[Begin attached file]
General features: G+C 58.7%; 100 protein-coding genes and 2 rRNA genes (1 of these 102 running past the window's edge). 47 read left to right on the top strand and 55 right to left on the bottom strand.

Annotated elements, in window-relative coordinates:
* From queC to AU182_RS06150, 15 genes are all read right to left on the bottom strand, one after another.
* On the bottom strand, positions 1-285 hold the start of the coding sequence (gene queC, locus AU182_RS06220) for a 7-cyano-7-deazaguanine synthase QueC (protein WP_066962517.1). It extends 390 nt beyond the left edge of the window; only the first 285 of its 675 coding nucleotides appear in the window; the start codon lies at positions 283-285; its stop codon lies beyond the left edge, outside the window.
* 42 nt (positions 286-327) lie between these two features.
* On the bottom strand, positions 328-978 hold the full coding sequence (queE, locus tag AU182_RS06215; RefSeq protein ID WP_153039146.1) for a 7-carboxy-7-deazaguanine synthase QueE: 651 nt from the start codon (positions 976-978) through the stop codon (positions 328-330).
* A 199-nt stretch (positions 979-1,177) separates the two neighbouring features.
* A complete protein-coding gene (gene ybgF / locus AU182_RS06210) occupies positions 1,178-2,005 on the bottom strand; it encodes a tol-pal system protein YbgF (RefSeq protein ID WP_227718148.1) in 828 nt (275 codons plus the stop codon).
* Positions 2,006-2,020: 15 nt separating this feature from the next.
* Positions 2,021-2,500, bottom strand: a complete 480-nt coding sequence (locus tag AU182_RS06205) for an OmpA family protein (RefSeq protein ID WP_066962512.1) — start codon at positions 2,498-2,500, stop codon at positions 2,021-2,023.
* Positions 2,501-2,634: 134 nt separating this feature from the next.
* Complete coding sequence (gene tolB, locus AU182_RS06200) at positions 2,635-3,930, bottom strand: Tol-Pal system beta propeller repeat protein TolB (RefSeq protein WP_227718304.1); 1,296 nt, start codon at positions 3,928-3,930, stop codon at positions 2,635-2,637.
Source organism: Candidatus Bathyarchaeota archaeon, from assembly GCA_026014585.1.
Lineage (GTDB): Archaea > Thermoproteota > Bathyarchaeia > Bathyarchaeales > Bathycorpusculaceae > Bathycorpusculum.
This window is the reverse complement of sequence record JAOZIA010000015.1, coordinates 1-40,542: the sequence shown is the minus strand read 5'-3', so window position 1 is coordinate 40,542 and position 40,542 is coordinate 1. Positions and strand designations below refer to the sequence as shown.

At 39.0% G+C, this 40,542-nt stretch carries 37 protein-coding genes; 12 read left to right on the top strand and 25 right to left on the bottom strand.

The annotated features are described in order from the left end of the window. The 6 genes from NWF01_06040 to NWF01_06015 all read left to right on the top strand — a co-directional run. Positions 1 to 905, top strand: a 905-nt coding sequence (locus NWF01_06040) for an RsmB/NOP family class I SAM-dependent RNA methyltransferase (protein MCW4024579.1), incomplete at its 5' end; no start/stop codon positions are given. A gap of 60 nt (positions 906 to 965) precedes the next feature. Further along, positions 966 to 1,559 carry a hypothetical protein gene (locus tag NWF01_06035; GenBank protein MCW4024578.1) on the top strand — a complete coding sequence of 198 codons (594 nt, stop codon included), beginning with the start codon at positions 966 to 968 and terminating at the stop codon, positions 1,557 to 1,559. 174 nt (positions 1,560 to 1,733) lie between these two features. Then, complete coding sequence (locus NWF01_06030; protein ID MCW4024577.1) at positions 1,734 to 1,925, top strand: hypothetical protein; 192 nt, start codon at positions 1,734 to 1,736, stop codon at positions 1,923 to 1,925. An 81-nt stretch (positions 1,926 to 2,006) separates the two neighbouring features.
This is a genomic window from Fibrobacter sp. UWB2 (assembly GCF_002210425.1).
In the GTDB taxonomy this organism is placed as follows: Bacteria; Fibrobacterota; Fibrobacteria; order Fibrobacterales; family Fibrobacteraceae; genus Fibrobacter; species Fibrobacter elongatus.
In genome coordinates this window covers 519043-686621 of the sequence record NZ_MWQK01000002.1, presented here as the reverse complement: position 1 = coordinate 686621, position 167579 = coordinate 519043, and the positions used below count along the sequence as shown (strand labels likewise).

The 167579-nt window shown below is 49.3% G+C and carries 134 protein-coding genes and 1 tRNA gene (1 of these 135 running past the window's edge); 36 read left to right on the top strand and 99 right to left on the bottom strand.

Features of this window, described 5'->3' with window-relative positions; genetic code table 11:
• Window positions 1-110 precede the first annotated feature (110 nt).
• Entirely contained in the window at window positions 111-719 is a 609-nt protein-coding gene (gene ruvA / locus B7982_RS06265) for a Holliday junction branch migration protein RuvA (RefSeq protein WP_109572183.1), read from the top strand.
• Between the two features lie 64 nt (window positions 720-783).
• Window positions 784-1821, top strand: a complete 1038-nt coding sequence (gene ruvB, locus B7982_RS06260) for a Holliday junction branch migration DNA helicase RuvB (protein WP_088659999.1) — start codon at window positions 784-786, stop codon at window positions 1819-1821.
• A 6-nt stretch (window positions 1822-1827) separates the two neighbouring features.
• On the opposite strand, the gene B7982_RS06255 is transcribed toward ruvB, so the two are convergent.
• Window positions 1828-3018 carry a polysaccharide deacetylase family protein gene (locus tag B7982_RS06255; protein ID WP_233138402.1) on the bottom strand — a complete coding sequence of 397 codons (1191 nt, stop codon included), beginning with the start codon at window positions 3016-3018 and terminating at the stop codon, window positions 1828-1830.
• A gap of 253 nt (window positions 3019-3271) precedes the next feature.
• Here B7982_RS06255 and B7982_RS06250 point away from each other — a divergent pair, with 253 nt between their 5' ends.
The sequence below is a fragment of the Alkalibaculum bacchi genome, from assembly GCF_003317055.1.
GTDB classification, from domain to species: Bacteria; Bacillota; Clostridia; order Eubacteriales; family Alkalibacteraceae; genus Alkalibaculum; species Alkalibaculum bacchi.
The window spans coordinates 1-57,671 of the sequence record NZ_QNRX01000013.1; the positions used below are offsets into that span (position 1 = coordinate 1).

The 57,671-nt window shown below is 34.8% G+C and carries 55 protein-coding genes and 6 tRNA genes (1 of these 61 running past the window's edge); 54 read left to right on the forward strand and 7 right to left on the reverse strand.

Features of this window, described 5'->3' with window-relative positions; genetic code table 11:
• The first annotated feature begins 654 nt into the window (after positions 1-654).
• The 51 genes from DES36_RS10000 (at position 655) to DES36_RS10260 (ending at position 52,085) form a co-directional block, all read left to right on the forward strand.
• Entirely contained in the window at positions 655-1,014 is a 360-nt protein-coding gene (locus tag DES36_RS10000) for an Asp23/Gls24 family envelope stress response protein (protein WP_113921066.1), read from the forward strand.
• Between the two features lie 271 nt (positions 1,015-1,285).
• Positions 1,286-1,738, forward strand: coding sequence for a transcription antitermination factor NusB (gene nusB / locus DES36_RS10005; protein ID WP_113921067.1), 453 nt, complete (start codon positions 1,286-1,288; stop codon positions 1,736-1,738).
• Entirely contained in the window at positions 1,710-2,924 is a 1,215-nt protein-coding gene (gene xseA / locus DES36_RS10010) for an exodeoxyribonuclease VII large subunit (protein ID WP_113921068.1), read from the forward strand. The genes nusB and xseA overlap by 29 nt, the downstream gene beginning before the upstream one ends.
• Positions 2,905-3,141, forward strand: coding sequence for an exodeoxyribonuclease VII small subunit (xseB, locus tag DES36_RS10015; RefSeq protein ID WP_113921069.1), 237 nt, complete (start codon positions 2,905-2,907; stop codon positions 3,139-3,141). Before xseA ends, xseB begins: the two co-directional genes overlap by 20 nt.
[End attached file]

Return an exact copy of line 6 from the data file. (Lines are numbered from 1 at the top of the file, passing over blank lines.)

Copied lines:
* On the bottom strand, positions 328-978 hold the full coding sequence (queE, locus tag AU182_RS06215; RefSeq protein ID WP_153039146.1) for a 7-carboxy-7-deazaguanine synthase QueE: 651 nt from the start codon (positions 976-978) through the stop codon (positions 328-330).